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317 records – page 1 of 32.

Addison's disease in women is a risk factor for an adverse pregnancy outcome.

https://arctichealth.org/en/permalink/ahliterature140577
Source
J Clin Endocrinol Metab. 2010 Dec;95(12):5249-57
Publication Type
Article
Date
Dec-2010
Author
Sigridur Björnsdottir
Sven Cnattingius
Lena Brandt
Anna Nordenström
Anders Ekbom
Olle Kämpe
Sophie Bensing
Author Affiliation
Department of Molecular Medicine and Surgery, Karolinska Institutet, 171 76 Stockholm, Sweden. Sigridur.Bjornsdottir@karolinska.se
Source
J Clin Endocrinol Metab. 2010 Dec;95(12):5249-57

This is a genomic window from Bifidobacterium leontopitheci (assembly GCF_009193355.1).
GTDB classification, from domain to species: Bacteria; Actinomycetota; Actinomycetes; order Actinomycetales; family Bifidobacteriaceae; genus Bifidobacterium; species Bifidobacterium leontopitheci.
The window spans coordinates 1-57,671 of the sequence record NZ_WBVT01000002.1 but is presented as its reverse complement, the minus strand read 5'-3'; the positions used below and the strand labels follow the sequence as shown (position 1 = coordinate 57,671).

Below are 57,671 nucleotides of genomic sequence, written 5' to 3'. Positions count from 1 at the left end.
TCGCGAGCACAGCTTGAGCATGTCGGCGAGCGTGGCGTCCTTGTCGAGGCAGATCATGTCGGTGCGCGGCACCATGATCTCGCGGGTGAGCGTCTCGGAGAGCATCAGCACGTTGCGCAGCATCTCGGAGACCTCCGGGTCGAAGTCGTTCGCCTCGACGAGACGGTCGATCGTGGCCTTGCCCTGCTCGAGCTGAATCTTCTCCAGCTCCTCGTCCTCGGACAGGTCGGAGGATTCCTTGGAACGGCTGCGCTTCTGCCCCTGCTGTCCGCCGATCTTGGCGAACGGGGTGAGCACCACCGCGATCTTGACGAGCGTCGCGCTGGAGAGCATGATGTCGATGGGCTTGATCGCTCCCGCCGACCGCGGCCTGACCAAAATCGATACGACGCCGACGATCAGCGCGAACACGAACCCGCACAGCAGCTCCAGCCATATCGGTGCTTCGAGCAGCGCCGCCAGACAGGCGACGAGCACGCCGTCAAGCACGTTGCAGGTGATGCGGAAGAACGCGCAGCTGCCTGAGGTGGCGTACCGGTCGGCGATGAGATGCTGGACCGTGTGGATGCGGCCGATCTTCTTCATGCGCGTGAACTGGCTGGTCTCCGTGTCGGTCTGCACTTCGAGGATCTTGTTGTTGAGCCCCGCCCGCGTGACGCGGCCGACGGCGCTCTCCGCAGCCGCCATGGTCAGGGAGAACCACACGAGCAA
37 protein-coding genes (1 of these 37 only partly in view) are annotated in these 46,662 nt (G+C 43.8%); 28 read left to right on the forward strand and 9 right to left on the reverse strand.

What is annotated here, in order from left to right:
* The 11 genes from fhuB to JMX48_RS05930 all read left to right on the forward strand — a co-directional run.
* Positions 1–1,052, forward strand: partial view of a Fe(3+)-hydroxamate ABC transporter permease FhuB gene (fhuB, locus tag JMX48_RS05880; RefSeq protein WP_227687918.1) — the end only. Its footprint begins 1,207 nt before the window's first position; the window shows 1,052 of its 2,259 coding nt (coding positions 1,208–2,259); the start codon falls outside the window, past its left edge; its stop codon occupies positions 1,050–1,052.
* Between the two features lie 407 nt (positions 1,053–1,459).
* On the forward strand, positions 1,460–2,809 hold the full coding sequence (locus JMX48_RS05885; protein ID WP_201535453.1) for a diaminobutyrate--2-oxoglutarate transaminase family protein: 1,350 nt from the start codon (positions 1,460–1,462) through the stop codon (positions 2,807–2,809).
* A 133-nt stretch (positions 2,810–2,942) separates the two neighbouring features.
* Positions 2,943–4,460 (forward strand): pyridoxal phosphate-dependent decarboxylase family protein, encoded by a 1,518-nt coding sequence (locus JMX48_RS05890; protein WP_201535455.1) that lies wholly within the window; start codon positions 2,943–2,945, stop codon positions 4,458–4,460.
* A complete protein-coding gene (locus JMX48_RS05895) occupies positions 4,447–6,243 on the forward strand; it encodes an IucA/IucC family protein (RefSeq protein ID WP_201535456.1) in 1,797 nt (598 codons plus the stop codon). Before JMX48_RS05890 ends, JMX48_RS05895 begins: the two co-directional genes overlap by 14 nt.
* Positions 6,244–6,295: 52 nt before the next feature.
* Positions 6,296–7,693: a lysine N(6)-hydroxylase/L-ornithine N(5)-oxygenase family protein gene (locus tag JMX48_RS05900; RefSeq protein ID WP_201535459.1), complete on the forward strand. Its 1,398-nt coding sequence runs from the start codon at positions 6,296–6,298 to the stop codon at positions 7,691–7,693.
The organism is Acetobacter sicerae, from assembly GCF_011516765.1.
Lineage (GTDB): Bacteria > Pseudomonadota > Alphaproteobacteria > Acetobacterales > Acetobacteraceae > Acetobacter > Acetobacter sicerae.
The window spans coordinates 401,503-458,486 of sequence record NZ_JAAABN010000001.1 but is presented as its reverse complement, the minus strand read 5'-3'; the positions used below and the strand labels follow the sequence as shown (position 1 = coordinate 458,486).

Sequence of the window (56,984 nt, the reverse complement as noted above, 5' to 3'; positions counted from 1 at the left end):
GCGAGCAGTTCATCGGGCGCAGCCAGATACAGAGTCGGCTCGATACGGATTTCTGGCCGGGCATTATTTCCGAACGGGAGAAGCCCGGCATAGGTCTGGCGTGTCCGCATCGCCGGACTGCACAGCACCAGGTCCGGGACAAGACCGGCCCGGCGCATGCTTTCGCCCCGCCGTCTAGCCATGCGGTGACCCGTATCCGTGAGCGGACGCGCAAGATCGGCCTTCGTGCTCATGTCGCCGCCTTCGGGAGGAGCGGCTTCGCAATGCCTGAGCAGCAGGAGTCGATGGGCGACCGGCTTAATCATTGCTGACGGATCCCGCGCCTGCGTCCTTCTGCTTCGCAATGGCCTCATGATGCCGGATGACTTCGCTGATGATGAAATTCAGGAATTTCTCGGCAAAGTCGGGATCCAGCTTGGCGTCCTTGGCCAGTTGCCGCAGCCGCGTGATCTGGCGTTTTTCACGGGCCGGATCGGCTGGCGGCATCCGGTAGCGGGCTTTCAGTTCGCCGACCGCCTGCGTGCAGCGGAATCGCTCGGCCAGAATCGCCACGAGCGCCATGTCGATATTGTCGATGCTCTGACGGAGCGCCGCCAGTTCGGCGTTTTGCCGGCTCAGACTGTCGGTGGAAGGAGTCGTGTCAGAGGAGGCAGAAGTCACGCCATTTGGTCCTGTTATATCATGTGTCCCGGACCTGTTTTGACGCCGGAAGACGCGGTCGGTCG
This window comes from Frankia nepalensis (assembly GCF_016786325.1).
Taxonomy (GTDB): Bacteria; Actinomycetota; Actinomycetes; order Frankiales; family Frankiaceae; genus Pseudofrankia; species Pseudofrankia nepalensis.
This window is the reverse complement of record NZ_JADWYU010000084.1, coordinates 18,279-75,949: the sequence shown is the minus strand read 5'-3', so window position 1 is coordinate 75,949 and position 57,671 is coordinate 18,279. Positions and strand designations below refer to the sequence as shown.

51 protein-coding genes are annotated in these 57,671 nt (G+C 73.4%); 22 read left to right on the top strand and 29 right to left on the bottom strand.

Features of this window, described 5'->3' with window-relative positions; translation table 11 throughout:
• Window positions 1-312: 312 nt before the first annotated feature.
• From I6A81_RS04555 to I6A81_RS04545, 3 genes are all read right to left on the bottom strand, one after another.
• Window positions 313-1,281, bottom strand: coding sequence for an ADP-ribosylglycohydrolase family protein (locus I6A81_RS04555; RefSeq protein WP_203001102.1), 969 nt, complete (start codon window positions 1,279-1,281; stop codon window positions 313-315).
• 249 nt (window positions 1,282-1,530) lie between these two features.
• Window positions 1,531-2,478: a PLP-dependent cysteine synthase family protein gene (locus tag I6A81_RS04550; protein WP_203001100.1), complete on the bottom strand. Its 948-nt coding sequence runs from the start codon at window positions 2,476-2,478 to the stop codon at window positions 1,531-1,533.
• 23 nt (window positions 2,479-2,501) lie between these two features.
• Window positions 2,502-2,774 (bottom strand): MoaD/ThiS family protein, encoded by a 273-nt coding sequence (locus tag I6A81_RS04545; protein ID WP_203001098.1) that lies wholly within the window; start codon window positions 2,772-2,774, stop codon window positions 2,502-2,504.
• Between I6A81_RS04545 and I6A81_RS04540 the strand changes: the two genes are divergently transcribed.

Date
Dec-2010
Language
English
Publication Type
Article
Keywords
Addison Disease - complications - epidemiology - immunology - mortality
Adolescent
Adrenal Cortex Diseases - complications
Adult
Birth weight
Cohort Studies
Female
Humans
Infant, Low Birth Weight
Infant, Newborn
Infant, Premature
Middle Aged
Odds Ratio
Pregnancy
Pregnancy Complications - epidemiology
Pregnancy outcome
Registries
Risk assessment
Sweden - epidemiology
Abstract
Autoimmune Addison's disease (AAD) tends to affect young and middle-aged women. It is not known whether the existence of undiagnosed or diagnosed AAD influences the outcome of pregnancy.
The aim of the study was to compare the number of children and pregnancy outcomes in individuals with AAD and controls.
We conducted a population-based historical cohort study in Sweden.
Through the Swedish National Patient Register and the Total Population Register, we identified 1,188 women with AAD and 11,879 age-matched controls who delivered infants between 1973 and 2006.